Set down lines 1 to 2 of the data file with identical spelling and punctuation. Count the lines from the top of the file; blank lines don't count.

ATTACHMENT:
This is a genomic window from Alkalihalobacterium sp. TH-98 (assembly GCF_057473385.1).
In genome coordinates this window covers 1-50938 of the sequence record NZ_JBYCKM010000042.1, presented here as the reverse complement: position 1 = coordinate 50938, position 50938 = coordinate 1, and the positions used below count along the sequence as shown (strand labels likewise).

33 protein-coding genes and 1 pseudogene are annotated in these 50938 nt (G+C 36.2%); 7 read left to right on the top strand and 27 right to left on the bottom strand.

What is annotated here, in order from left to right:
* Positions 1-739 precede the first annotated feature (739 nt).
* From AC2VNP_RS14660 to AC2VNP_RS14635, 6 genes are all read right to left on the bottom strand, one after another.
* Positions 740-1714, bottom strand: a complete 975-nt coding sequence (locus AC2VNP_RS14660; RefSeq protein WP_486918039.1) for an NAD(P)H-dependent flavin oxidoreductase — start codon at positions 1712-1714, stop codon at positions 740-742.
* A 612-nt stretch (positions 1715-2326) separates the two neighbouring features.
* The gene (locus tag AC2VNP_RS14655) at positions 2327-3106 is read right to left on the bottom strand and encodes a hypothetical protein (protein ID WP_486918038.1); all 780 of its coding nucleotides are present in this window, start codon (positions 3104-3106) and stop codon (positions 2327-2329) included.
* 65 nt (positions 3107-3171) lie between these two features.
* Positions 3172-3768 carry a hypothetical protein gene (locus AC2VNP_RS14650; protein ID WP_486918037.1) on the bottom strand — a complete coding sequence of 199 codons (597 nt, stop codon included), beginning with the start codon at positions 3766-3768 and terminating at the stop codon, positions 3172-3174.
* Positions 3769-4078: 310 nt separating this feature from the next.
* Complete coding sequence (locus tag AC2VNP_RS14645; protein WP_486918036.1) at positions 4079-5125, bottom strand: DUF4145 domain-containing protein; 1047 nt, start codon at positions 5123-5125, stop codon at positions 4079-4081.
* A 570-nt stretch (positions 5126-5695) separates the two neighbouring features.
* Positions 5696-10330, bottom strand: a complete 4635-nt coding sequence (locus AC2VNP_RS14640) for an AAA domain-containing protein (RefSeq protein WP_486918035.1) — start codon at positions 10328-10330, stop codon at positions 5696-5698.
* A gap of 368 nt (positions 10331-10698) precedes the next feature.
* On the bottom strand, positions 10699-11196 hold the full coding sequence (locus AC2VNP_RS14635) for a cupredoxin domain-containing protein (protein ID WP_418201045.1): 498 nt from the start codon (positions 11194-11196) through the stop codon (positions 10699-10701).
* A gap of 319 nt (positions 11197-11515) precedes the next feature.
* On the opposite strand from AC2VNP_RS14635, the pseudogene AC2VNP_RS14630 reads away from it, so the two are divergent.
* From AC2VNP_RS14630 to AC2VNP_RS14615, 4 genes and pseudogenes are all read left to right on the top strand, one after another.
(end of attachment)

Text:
This is a genomic window from Alkalihalobacterium sp. TH-98 (assembly GCF_057473385.1).
In genome coordinates this window covers 1-50938 of the sequence record NZ_JBYCKM010000042.1, presented here as the reverse complement: position 1 = coordinate 50938, position 50938 = coordinate 1, and the positions used below count along the sequence as shown (strand labels likewise).